I doubt very seriously that there would be many people who loved their teenage years as much as I did. From what I’ve been told, there are many who found those years to be awkward and filled with disappointments. I had reasons to feel the same way. Somehow, though, the good times had a habit of outshining the bad times.
When I was 16, my father bought me a car that had been deemed totaled. He repaired the body and the mechanical damage that had been done to it. It was a 1968 Toyota Corolla. It could seat 4 people comfortably, 6 tightly and 8 if people sat on other’s laps.
During that summer, along with “the gang”, I had nothing but fun. We went to Red Rocks and climbed. We had beer parties in empty field just south of the city. We went to places like Heritage Square and the Pearl Street Mall.
Late in July that year, four of us found out about the birthday of one of the other ones, a girl named Cathy. Life at home for her was a little tough. She was the oldest of 3 girls and there was just her mother as a parent. We had no idea where her father was. We were pretty certain that there wouldn’t be much of a party at home for her sweet 16th birthday.
We decided we’d throw a party for her. We got the hot dogs, hot dog buns, the potato chips, raw vegetable sticks, Kool-Aid and, of course, the cake. Our only problem was that we had a terrible time finding a container for the Kool-Aid. We had already spent most of our money on everything else and we needed gas money to get to the park we wanted to celebrate at, Washington Park where most of the hippies hung out.
One of the four of us planning this party, Danny started rummaging through all the cupboards in his mom’s kitchen looking for a container that would suffice. Finally, he found something we all thought would work, an old wine bottle with a lid that screwed on. Danny mixed up the Kool-Aid powder with water in a large bowl and then poured it into the wine bottle using a funnel.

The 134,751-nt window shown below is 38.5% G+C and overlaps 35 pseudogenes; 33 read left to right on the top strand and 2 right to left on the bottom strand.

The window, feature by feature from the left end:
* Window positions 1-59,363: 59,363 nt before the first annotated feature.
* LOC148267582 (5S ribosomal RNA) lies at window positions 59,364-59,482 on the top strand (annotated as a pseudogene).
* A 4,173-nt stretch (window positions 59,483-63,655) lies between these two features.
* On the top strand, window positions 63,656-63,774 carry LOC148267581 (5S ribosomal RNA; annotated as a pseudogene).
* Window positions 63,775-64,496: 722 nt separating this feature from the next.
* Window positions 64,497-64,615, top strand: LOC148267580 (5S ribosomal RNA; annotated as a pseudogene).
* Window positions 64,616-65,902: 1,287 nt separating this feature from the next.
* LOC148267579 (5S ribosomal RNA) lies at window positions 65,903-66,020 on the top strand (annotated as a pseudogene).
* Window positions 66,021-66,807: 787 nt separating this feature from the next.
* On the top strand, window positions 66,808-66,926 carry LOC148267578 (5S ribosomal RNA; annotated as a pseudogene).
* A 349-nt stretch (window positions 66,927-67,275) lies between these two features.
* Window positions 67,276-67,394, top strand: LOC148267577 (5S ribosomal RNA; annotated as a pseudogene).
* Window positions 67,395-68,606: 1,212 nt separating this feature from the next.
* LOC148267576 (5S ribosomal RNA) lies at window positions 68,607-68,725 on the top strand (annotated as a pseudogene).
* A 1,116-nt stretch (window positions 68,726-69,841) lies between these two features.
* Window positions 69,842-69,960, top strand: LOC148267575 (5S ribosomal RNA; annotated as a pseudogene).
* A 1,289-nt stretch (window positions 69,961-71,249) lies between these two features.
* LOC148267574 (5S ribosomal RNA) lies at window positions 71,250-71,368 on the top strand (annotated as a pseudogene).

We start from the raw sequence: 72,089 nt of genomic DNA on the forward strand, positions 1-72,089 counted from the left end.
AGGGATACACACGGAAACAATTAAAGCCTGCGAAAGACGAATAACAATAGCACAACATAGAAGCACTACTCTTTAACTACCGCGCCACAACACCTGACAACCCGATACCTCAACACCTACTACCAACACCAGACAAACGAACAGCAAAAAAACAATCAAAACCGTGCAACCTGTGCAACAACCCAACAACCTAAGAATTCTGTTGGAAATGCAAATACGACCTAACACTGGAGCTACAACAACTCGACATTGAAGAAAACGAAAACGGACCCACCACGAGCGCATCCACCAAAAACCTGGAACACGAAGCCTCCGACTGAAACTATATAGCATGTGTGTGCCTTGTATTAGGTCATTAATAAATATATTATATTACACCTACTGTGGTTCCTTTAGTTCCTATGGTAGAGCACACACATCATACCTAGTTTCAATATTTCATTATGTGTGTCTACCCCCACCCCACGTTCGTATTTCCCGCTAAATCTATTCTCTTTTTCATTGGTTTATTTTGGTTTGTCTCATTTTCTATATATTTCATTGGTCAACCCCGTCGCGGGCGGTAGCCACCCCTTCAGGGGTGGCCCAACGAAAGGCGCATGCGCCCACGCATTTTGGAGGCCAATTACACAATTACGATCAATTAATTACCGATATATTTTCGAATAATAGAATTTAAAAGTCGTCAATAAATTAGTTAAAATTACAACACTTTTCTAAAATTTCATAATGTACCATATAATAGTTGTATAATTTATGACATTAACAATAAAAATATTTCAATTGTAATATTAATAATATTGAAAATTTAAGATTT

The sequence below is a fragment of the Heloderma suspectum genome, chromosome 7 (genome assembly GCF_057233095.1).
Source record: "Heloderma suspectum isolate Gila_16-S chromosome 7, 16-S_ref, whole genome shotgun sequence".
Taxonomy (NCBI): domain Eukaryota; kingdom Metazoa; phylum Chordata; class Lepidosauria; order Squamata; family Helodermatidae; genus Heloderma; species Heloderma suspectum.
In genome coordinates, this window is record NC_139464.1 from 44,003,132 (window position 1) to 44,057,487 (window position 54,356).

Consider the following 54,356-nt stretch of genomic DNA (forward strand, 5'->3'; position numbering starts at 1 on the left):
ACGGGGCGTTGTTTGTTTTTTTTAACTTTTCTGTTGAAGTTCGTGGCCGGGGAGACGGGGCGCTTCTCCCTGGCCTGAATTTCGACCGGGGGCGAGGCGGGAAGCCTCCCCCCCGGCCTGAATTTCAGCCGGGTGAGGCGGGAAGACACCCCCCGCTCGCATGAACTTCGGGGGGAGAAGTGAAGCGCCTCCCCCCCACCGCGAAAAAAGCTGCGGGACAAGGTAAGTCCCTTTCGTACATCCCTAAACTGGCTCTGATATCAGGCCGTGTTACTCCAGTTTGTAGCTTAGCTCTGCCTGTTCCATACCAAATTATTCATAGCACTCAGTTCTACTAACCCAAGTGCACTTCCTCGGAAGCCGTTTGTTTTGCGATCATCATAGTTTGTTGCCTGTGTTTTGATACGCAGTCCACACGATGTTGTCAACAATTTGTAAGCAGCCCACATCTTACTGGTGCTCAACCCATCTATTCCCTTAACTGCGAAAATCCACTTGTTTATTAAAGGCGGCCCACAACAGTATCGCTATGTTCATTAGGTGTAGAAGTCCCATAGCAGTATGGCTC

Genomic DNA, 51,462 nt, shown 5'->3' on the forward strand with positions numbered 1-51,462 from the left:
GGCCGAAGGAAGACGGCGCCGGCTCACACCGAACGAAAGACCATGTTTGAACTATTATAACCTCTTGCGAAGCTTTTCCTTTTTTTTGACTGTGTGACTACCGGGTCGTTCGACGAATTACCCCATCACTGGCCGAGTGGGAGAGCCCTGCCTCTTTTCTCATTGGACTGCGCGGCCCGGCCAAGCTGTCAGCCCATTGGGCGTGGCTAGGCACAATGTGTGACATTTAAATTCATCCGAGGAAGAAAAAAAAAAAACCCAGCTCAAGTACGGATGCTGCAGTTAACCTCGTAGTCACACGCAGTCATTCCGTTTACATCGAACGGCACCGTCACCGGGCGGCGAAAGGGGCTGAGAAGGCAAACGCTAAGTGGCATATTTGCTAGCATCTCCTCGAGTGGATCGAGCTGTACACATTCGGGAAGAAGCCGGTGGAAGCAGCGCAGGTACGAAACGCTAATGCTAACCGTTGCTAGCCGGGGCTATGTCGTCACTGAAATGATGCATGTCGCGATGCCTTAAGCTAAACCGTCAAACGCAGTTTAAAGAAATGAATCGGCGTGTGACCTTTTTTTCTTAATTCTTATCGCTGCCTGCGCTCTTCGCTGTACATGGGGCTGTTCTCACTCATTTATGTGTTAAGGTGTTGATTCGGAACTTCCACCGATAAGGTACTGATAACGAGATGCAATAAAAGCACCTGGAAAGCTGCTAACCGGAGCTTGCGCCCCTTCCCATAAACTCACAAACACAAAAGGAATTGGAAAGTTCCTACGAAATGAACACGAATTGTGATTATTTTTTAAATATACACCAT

On the day of Cathy’s birthday, the entire gang piled into Danny’s truck and my car, both vehicles carrying some of the goodies. I followed Danny’s truck to the park. As we entered on one of the main roads within the park, a cop stopped Danny. I stopped behind him, completely bewildered by what had transpired. Why would Danny be stopped? None of us had anything illegal with us.
The cop asked for Danny’s credentials. Then he went to the passenger’s side of the truck, asked that Rick get out, and bring the wine bottle with him. By this time, Danny and Rick figured out what might have been the problem. The cop was thinking there was wine in that crazy bottle. Rick started to open the wine bottle saying, “Officer, it isn’t wine. Really! It’s Kool-Aid. We came to the park to have a birthday party. Have a sip.”
Of course, the cop was skeptical and agitated. Who did we think we were fooling? Dave got out of my car and went to talk to the cop. He convinced the cop to smell the opening of the container and to take just a taste.
After doing so, the cop demanded that all of us get out of our vehicles and stand just beyond the curb on the grass. He gave us a ten-minute lecture on proper containers, closed containers and being minors with containers.
He let us go and even let us have our wine bottle with the Kool-Aid in it with the clear understanding that the bottle goes into the trash before we leave the park.
BTW, we had a fantastic time celebrating Cathy’s birthday. 😀